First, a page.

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Challenging Institutions Through Dialogue: A Model for the Future

Responding to: What Can Past Reformations Teach Us about the Future?

By: Elisabeth Rain Kincaid

March 26, 2018

The explorations occasioned by the celebrations of the five-hundredth anniversary of the various European reformations have highlighted points of common experience between contemporary challenges and those which faced the reformers. One point of commonality has been the experience of confronting secularized institutional forces which outstripped the control of the church or even the nation. These developing institutions include the rise of the nation state, the growth of corporations operating across nations, and the rise of populist movements which seem beyond the control of those whose ideas sparked their rise. Charles V, despite being emperor of Spain, was unable to enforce laws intended to limit the exploitation of American Indians because of the economic power held by slave owners across the Atlantic. The German reformers became divided in how to respond to the Peasants’ Revolt, a violent populist motion. The Roman Catholic Church in England was not able to resist the Tudor bureaucracy’s seizure of the monasteries.

Considering the secularized institutions of our own day, whether political, commercial, or populist, it often seems as if they are equally irresistible. Even those who seem to be in control of the institution or are initiating their growth are often unprepared to control the powers which they have unleashed. For example, the concerns and questionings about the power of technology (specifically social media) arising out of Silicon Valley in response to the revelations about the use of social media to influence elections often seem as if those supposedly in control of the technology have no concept of how to control the power of what they have created. In the 2009 financial crisis, banks supposedly “too big to fail” crashed under the weight of their own complexity, something even those running them had no idea how to rein in or control.

Most of the voices rising out of the reformations often seem as if they were also borne upon the tide, unsure how to challenge these new powerful institutions. However, one thing that the reformations may offer to our contemporary world, confronted with these same challenges, is the power of paradigmatic example of those who did seek to challenge the unlimited power of these institutions. They were often unsuccessful in their challenges. However, their courage, their openness to full intellectual engagement in challenging these institutions, and sometimes even their charity, can provide examples for those considering how to respond to the challenges of these impersonal and apparently uncontrollable institutions today. Their examples may be particularly relevant to those working within universities, since many of these voices were formed within universities themselves, and lived lives committed to the pursuit of intellectual inquiry. 

First, challenges to these impersonal institutions requires a wholehearted commitment to the pursuit of justice, both for those near and far-away. Charles V’s “New Laws” challenged the power of the wealthy slave-holders in South America. They were inspired by the writings of the Dominican theologian de las Casas, and other theologians in the school of Salamanca, writing and advocating in Spain, thousands of miles across the ocean. These theologians appropriated older arguments concerning the dignity and freedom of the human to confront the challenges of the present day, even in the face of opposition from those with great economic power.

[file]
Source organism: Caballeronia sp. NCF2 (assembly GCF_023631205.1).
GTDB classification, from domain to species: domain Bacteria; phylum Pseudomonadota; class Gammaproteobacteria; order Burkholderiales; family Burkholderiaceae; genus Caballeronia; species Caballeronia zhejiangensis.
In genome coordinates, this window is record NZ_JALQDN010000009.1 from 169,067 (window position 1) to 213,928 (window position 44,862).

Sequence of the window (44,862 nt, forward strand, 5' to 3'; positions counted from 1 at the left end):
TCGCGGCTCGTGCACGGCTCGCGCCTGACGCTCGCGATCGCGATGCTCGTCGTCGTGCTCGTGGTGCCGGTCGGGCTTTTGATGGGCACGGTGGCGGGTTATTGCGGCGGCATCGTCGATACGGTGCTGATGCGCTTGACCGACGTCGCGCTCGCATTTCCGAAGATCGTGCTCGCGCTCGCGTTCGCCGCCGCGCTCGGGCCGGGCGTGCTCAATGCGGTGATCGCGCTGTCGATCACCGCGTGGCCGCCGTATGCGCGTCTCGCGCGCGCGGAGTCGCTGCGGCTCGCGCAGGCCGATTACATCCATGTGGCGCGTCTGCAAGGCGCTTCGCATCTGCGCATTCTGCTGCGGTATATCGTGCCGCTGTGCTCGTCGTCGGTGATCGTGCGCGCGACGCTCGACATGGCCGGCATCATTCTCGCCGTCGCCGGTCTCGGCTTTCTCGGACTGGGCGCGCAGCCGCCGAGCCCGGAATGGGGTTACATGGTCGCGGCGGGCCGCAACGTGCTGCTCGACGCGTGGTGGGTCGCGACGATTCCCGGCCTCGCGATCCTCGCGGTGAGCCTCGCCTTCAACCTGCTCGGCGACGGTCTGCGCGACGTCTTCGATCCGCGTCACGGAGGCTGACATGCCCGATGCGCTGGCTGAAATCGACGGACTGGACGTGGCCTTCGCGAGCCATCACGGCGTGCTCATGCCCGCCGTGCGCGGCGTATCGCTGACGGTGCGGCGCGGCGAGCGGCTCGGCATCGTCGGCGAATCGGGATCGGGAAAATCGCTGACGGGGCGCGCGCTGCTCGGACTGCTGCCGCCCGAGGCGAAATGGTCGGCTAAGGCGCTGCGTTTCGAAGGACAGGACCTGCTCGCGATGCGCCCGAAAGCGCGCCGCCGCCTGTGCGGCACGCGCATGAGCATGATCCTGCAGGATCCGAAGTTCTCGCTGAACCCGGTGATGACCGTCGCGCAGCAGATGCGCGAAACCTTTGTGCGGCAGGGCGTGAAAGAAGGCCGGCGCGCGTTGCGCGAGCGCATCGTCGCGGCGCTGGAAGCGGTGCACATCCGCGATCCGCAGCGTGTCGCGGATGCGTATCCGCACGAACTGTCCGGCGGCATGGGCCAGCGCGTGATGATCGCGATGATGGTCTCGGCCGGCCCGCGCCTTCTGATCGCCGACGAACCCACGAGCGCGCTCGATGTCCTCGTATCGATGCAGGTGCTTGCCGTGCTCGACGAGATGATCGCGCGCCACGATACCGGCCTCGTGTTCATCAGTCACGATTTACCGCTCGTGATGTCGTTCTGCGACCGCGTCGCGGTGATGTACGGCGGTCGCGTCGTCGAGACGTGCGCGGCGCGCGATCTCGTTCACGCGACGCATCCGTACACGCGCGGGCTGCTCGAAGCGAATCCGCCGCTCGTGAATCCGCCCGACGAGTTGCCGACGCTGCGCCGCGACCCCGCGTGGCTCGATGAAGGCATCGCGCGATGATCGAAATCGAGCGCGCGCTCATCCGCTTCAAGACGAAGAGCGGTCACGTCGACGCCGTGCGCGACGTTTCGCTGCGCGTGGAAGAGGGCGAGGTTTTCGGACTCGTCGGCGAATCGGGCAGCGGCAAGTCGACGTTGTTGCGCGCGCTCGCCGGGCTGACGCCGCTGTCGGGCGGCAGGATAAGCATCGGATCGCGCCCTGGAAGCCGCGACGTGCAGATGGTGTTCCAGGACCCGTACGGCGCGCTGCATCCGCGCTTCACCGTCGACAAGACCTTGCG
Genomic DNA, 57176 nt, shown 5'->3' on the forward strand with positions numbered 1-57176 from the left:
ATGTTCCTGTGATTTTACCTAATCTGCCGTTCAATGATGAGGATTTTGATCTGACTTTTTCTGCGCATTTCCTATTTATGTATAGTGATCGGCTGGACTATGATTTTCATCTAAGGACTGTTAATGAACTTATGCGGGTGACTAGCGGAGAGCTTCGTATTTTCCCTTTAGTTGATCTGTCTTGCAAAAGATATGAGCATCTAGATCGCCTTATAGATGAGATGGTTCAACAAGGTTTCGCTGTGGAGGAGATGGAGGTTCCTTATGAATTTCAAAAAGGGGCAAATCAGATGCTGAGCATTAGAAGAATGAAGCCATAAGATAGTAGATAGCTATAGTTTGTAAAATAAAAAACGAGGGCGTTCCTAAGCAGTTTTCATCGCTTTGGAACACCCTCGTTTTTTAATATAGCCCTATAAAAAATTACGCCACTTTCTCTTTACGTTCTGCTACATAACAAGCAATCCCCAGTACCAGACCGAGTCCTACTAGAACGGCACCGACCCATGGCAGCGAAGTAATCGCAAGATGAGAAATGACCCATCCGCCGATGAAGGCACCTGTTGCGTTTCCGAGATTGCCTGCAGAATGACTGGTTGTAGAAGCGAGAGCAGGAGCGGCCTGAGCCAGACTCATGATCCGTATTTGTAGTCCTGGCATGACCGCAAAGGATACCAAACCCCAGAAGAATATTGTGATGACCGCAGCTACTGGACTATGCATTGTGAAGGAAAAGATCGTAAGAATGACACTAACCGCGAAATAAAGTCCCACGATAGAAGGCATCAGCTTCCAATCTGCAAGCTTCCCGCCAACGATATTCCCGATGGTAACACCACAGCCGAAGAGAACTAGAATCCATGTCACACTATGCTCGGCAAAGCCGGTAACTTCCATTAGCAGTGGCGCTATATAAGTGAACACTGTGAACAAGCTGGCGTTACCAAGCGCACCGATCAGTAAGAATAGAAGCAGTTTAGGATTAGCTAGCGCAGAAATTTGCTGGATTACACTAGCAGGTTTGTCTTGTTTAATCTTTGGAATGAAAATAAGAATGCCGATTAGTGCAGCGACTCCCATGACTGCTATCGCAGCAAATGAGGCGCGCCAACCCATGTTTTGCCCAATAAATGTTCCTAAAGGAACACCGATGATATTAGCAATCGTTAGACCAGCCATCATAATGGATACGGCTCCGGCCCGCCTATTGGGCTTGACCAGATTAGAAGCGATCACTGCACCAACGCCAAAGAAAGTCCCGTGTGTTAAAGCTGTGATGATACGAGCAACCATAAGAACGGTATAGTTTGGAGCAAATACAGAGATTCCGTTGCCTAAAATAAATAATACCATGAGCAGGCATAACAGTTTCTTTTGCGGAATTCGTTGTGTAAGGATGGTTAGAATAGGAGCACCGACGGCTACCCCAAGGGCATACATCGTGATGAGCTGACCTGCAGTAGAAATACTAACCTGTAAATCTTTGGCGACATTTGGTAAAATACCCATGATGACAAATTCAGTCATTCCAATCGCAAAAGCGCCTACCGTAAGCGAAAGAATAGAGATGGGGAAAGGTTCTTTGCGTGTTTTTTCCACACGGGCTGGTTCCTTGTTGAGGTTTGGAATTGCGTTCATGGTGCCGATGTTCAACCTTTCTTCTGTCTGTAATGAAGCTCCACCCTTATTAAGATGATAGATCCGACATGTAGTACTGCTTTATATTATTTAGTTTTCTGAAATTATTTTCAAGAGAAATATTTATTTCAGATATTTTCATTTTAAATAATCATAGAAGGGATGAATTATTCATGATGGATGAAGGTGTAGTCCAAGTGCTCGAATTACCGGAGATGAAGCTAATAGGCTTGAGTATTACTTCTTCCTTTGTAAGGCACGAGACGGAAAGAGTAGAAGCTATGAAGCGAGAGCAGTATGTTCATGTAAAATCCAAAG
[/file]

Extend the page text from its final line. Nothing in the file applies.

Secondly, those working in universities, and more broadly engaged in the life of the mind, must continue to talk to each other, even across geographical, ideological, and religious boundaries. Although this individual communication may not be enough to overcome the power of institutions, it can provide pause and perspective even for those working within the institutions being challenged. James I did not release his Catholic subjects from the oath of obedience which he demanded from them, including a rejection of papal authority. However, the inter-European public dialogue with which he engaged with Robert Bellarmine and Francisco Suárez forced him to expose his ideas and claims to a wider audience. Instead of simply exercising the unquestioned power of the institutionalized nation, he was forced to justify his claims and to take responsibility for his claims and use of power. In our own world of “fake news,” sincere engagement among scholars, even those who disagree, can serve an important role in restraining the unquestioned powers of institutions.

Finally, those working in universities can model charity: both in listening and debating and in genuine care and concern for others. Commitment to the life of the mind and to challenging institutions does not mean the abandonment of care for the community and the individual. The Jesuit Peter Faber provides an example of this. In the midst of the heat of the German reformation, after his attendance at the Diet of Worms, where the political necessities of the German princes dealt a decisive blow to the Catholic cause, he was convinced to pray not only for the pope, but also for Martin Luther, Philip Melanchthon, and even the sultan of Constantinople. Regardless of faith, those challenging the powers of these apparently limitless institutions could only benefit from adopting this same charitable regard.

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Challenging Institutions Through Dialogue: A Model for the Future